6 Ways to spot crochet pattern theft and how you can make a difference
A few weeks ago I wrote a post about how “We” are killing the Crochet industry. It got an overwhelming response that really surprised me. Most people that follow my blog understood exactly where I stood and were very supportive (you guys are truly awesome). Some people were offended that I said “we” or that I even “whined” about it some more. Well, if you’re one of those people, I’m sorry, but I’m going to whine again.
I have friends in the crochet industry who are working 40-60 hours a week writing patterns and creating pieces to deliver to you because they love what they do. I know they could all get 40-hour a week jobs, a steady paycheck and have less aggravation for it. But they won’t. Neither will I. We love what we do too much. However, there are some things that truly make the journey more bitter than sweet and one is the “theft” of patterns.
Yes, I said theft because there really is no better way to say it. I could use the word “borrow” but once borrowed the patterns are never returned. I could use the word “shared” but once shared the lost revenue is never recouped so the only word is theft.
But, because I know that it’s sometimes hard to know if it’s theft, I’m going to give a few “red flags” to look for and ways to be an advocate in helping the industry grow and prosper.
Signs of theft
- Where did the pattern come from – If you did not buy a pattern, but it’s a free pattern, were you directed to the designers shop or website? If not, there is a strong possibility that the pattern was “poached” from the designer’s website and is now being distributed improperly.
- Is it a photocopy – If you’re using a photocopied version of a pattern, chances are it’s taken from a book, magazine or a paid pattern from the internet. It’s actually illegal to distribute photocopies of patterns.
- Secret Groups or Societies to Share patterns – This is one of the worst. People who claim to love crochet and yet undermine the whole industry by creating secret groups or societies where one person will get the pattern then share them with other members. As innocent as this may seem, the number of people that receive the pattern without paying or going to the website hurts the designer. You may think it’s just $4, but when you multiply that $4 by the number of people receiving the pattern illegally, that’s an income the designer is not receiving in order to support themselves.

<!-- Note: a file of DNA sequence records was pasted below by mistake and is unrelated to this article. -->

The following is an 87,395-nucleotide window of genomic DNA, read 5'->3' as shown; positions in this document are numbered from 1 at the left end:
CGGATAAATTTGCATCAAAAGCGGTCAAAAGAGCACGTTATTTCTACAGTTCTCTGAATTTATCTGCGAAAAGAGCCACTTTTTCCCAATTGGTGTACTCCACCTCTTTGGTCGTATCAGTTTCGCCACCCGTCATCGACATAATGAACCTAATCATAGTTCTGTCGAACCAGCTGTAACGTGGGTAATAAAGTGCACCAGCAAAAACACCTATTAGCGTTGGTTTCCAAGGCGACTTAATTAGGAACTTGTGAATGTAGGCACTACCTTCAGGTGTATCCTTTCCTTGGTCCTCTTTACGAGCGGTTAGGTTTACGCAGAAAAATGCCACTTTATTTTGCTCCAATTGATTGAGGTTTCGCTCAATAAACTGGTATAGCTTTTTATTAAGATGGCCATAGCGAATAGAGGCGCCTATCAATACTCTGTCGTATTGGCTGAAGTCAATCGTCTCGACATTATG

- Is the designer listed or acknowledged – Sometimes, patterns do not have a pattern designer listed or the copyright notice has been removed because the pattern was poached from a website and the pattern distributor doesn’t want those who buy the pattern to know who to report it to.
- Is the full pattern copied onto a post or generic document – If someone takes all the information from a pattern an copies it to past into a post on social media, a blog or another document, that is clear theft and should not be tolerated.
- Is the copyright under a different name than the person that’s distributing the pattern – if the pattern copyright name does not belong to the person distributing the pattern, chances are that the pattern has been poached or is being distributed without proper notice.
What you can do
- If you don’t know where the pattern came from, find out then go to the site to get your copy directly from the designer
- If a pattern is a photocopy, find out where the pattern originated and buy yourself a copy. If you are unable to buy a copy, contact the designer and see if they have free copies they are allowed to distribute